Ever since The Incredible Dement described an on screen Dignitas death as ‘a result’, much as parent might comment on the inspected contents of a toddler’s potty, Dr No has been somewhat less impressed with the ID’s own ‘results’. The ID’s latest ‘result’, a cooked report, produced on his behalf and at his expense, by an assembly of pro-snuffers, pipes the payer the tune he wanted. The ID has now moved on to his next project, which is grow daily in appearance more like the Archbishop of Canterbury. On latest sightings, it appears that this project too may soon produce ‘a result’, and we shall no longer be able to distinguish one from the other. Reporters and organisers of conferences on assisted snuffing might care to take note, lest they find the talking beard before them delivers ‘a result’ rather different to that which they were expecting.
Results aside, Dr No sees the Commission on Assisted Dying’s report as more non-result than result. Just as an assembly of hanging judges might find in favour of capital punishment, we simply cannot know whether the collected evidence gave rise to the conclusions, or the conclusions gave rise to the collected evidence. This is a flaw of such capital proportions that it quite takes the res out of any result, such that we are left with a deflated ult – and the suggested possibility of an ulterior motive.
The trouble with these ulterior motives is that they no know bounds. However carefully the Commission may lay down safeguards and checks, it is human nature that creep will occur. This is the experience in the Netherlands today; as it was too in the Nazi Aktion T4 programme. Once a Rubicon is crossed, it is downhill all the way; downhill down the slippery slope; that is the lesson of history.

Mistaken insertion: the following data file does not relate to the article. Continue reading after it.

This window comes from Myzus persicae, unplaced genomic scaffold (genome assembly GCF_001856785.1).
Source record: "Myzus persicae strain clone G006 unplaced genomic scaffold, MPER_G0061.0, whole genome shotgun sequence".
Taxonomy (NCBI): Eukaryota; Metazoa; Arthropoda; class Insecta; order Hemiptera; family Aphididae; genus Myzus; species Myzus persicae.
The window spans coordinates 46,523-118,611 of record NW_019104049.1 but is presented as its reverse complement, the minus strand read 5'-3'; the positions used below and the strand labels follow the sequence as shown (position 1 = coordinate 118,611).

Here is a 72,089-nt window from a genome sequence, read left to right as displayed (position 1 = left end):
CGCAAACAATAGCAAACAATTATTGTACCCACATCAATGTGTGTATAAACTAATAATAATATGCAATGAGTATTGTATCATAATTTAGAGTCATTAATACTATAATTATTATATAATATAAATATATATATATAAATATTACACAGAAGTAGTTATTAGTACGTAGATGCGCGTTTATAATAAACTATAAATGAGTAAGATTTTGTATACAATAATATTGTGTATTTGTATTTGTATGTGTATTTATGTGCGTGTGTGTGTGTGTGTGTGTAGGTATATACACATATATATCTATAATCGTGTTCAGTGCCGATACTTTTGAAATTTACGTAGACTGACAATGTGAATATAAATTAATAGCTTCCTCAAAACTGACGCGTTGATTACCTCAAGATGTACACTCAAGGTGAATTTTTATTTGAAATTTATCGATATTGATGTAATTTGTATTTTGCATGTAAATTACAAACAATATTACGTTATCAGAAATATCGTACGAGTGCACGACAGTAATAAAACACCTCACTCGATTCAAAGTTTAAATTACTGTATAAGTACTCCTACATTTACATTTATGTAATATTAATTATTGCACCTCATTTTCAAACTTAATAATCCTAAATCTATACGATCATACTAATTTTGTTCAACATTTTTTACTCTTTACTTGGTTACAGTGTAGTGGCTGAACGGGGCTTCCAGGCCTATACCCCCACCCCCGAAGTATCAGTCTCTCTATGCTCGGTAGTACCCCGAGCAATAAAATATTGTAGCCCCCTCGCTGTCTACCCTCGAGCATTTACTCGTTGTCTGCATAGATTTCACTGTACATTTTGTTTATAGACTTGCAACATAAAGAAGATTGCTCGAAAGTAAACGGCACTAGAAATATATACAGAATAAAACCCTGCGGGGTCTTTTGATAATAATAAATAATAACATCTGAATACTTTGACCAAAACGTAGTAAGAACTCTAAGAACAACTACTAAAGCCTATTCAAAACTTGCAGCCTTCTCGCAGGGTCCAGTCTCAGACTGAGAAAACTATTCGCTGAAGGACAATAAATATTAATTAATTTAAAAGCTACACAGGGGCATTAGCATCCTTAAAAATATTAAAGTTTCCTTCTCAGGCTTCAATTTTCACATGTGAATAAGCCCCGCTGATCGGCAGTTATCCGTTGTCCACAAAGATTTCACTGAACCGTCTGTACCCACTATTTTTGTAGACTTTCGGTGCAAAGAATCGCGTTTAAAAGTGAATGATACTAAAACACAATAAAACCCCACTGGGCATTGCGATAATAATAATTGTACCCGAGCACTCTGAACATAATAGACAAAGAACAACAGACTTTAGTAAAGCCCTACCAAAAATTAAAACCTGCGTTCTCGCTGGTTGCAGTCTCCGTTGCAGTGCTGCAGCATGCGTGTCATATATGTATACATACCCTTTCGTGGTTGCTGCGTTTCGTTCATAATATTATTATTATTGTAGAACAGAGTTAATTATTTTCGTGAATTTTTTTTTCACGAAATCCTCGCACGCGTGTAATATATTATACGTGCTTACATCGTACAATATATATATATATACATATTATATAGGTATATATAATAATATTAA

Lately, Dr No has become more persuaded than before that the law is simply to crude a hammer to crack the delicate but oh so tough nut of bedside end of life decisions. The hammer falls, and the nut either shies away and is lost, or is shattered and destroyed. He remains decided that a person – not a patient – of sound mind and settled intent has a clear right to decide their fate, and that includes ending their own life. But when the law attempts – as we have seen the DPP attempt to do – to distinguish between acceptable and unacceptable assistance, a quagmire of legalities emerges.
How proximate dare the assistance be, before it becomes culpable assistance? To place the fatal draught in reach, or in the hand, or on the invalid’s tongue: at what point down that road do we cross the line between acceptable – if it is ever acceptable – assistance, and the intentional killing of another? And what too of the legal doctrine of common purpose, or joint enterprise, where association of presence and intent is sufficient to give rise to joint liability? If – notwithstanding that this doctrine has been challenged – it can give rise to joint liability for gang murder, does not a similar application give rise to a joint liability in ‘assisted dying’ – and so assistance in, at best, suicide, or, at worst, murder?
These are muddy waters indeed, and the Commission on Assisted Dying’s report does little to clear those waters. For the time being, we should resist the application of legal hammers to delicate nuts. For there is an old saw that when the tool in your hand is a hammer, everything looks like a nail. Dr No worries that when doctors start to carry sachets loaded with sodium pentobarbital, rather too many patients will start to look like patients who want to die; only they just don’t know how to ask.